Realizing our innovative potential

In June MaRS and SiG were privileged to welcome a visit from Laura Bunt, the Public and Social Innovation Advisor at the UK’s remarkable innovation centre, NESTA (National Endowment for Science, Technology and the Arts).

I am an avid follower of NESTA’s work since they research and publish so much excellent material relevant to the work of SiG on topics as diverse as models for investing in social enterprise, co-production, and a global survey of social innovation methods and tools. Reports are done by NESTA staff or in partnership with outside organizations such as The Young Foundation and the New Economics Foundation. The NESTA program, started in 1997, is built on the UK’s largest independent endowment.

Earlier this year Laura and colleague Michael Harris wrote a concise and insightful report entitled Mass Localism: A way to help small communities solve big social challenges, on how government can tap into the extensive capabilities of local communities to generate high impact solutions to local and global issues.  The report draws on the lessons NESTA learned from conducting their £1 million prize Big Green Challenge. The Challenge invited groups to propose ways to tackle climate change. Three hundred and fifty-five responded and, after a process of whittling down plus coaching for finalists, the prize was shared by 4 winners.

In meetings with us, and separately at a talk with the Ontario Public Service’s Community of Practice on Innovation that I was able to attend, Laura described the role of NESTA and specifically the program she is part of, The Lab, which focuses on “innovation in public services”. NESTA is an advocate of “people-powered public services”, the notion that by tapping into local capacities it is possible to expand society’s creative possibilities to generate more effective and more efficient public and social goods.

The Green Challenge was a case in point. NESTA reached out to community organizations throughout the UK for solutions to a complex societal issue and were rewarded with a range of thoughtful and implementable ideas. Laura describes that ability as “mass localism”. As she wrote in her report, “Mass
localism is about seeking distributed solutions to problems and supporting communities to implement them.  It is an alternative approach to combining local action and national scale.  Instead of assuming that the best solutions need to be determined, prescribed, driven or ‘authorized’ in some manner from the centre, policymakers should create more opportunities to develop and deliver their own solutions.”

Speaking to the OPS, Laura explained that “bottom up groups can reach into communities. They build trust and access resources in ways government can’t.” In other words, “we can galvanize change in new ways. We can support voluntary action in more sustainable ways.”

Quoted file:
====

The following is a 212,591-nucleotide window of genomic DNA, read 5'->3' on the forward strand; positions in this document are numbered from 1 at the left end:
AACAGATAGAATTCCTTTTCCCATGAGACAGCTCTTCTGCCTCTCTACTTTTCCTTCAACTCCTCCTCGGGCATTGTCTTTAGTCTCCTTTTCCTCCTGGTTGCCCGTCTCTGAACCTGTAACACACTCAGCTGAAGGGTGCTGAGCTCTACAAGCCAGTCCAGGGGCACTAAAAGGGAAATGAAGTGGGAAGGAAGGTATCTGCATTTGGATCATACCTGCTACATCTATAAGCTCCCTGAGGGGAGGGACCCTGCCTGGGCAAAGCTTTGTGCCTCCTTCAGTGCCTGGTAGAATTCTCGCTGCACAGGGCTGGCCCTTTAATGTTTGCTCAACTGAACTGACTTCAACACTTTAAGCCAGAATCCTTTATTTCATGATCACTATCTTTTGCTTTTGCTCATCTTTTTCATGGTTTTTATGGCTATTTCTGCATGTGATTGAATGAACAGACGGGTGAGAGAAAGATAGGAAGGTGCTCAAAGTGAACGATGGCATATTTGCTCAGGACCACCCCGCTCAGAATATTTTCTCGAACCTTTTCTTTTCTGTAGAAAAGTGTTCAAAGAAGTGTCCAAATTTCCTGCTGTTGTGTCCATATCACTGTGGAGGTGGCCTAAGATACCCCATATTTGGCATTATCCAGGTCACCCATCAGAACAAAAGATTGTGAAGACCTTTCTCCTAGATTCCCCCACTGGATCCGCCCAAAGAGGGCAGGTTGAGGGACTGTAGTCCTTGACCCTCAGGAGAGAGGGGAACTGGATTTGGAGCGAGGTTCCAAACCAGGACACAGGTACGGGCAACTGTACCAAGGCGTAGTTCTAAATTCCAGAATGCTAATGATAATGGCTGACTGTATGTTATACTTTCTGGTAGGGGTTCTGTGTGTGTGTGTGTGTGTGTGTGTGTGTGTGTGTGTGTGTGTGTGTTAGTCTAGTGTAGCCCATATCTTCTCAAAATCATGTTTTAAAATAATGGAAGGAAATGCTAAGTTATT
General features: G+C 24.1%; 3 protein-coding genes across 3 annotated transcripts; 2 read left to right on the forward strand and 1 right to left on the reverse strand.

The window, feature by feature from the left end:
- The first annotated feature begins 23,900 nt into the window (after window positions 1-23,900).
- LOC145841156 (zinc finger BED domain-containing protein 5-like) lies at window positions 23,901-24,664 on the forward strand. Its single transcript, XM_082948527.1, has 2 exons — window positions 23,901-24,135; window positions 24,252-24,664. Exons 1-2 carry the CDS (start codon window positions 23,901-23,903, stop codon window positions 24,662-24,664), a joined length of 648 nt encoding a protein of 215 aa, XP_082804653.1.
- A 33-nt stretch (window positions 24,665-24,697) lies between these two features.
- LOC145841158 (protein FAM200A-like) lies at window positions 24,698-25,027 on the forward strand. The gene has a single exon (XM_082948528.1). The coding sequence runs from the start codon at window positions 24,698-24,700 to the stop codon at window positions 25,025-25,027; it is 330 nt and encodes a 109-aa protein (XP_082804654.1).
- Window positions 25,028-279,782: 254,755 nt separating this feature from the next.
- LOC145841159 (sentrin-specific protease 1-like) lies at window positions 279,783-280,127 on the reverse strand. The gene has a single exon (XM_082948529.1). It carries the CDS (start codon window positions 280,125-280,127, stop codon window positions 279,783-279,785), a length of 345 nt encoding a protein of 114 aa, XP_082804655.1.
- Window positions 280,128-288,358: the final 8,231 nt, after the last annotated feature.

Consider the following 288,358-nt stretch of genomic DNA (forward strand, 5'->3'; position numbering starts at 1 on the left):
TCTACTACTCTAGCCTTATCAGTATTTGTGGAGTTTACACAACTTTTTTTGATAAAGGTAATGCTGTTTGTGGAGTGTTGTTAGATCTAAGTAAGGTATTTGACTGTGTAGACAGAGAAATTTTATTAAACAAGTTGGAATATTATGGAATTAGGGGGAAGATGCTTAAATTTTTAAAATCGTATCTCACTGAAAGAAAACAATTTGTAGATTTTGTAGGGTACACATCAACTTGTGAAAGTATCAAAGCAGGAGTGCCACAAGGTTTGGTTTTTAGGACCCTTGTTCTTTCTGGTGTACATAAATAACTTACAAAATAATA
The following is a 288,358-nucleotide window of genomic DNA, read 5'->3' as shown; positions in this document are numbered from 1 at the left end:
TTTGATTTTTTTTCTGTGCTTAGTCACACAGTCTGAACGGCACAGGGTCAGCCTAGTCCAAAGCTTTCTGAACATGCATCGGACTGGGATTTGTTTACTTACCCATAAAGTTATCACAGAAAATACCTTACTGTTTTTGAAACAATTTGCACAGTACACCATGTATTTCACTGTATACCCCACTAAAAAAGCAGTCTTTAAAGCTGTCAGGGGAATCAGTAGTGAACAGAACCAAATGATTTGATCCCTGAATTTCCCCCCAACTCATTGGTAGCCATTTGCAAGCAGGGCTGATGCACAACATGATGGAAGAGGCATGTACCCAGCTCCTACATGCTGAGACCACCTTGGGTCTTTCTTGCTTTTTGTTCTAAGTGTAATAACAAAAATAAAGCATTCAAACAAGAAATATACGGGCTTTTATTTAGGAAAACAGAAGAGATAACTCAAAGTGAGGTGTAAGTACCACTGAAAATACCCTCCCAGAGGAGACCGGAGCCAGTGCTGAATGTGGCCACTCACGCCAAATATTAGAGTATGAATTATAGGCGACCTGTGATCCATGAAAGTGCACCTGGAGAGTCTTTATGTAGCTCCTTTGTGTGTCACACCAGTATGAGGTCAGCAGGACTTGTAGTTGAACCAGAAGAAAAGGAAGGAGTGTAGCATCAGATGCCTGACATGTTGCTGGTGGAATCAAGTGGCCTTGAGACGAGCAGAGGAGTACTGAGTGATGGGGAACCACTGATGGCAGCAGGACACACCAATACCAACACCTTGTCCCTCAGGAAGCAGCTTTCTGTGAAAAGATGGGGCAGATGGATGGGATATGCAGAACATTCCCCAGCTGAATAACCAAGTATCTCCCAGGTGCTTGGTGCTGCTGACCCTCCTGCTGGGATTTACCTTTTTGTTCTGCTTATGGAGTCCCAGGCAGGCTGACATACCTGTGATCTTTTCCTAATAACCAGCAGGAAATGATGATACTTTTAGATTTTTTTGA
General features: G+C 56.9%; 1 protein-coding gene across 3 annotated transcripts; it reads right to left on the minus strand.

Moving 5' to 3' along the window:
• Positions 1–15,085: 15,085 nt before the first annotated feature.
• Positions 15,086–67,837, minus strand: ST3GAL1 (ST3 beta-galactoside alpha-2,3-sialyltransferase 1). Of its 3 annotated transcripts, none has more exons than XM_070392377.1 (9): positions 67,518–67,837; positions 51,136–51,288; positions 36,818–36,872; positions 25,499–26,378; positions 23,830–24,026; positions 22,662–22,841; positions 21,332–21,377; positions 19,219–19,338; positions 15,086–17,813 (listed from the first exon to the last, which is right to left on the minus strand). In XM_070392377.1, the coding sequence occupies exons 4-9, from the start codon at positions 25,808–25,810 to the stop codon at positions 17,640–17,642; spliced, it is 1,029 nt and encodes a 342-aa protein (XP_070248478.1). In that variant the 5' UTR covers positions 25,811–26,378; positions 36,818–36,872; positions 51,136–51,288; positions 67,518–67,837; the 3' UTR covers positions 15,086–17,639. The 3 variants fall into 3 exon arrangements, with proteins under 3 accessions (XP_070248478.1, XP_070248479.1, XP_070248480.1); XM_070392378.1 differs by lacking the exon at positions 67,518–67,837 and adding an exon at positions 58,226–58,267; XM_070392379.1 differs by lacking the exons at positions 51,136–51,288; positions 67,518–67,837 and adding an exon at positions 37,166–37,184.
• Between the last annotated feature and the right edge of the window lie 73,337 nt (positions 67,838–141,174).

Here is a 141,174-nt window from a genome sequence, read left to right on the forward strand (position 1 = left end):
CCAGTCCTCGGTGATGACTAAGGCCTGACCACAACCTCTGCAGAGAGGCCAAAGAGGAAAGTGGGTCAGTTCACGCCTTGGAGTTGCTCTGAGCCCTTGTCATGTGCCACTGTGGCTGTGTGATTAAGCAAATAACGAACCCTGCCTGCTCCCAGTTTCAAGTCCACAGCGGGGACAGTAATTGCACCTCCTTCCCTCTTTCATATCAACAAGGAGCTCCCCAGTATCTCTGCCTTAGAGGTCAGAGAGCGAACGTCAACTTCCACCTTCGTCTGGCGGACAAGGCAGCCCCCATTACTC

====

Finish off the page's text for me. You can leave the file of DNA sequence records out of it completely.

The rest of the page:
Asked how one can best promote innovative practices in government, Laura described the obstacles as being structural a well as cultural. Her experience with The Lab has been that people best learn by doing. Hence The Lab encourages people in government to run a co-design process. In the UK one interesting example of that have been the National Health Service’s regional innovation funds, which offer a very flexible process for engaging civil servants in generating and exploring innovation pathways.

A lot of Laura’s time is spent liaising with senior government officials to explain and promote the value of adopting new innovative models for how government works.  The UK has had experience with different pathways for promoting change. One has been via intrapreneurs who act as “innovation
champions”. Another has been through the vehicle of dedicated in-house units promoting innovation (seen in the departments of Education, Health and the Cabinet Office).  In the case of Education, the Innovation Unit was spun out of government as a not for profit social enterprise to give it greater latitude in promoting innovation with innovation pioneers inside Education and other organizations.

Laura reflected on the fact that innovation as an emergent field has had the benefit of a broad range of approaches of a chaotic nature. Would there be a danger, she asked, if a lot of the work became codified?  Would that propel us back to siloed approaches that point us towards “mechanisms” rather than changing systems?

Notwithstanding that caution, the “Mass Localism” report does report in depth on the five top principles the Green Challenge offered as lessons learned:

  1. Establish and promote a clear, measureable outcome
  2. Presume a community capacity to innovate
  3. In the early stages, challenge and advice is more valuable than cash
  4. Identify existing barriers to participation and then remove them
  5. Don’t reward activity, reward outcomes

Recently NESTA announced a partnership with Innocentive, a US-based open innovation centre, for a new challenge that seeks innovative solutions to increase parental involvement in young people’s
learning. This challenge falls into the Innocentive challenge category entitled Public Good & Citizens in Action.

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About Tim Draimin

Tim Draimin is the Executive Director of Social Innovation Generation (SiG)


  1. Hi all,

    Thanks again for hosting me and for fabulous and energising conversations at lunch. I had a really great trip – and it was very interesting to hear about your work and how the network is building across Ontario.

    A privilege to spend time with you.


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  1. This post was mentioned on Twitter by Linda Hutton. Linda Hutton said: RT @YSECanada: RT @sigeneration: Learning from others to help realize our innovative potential

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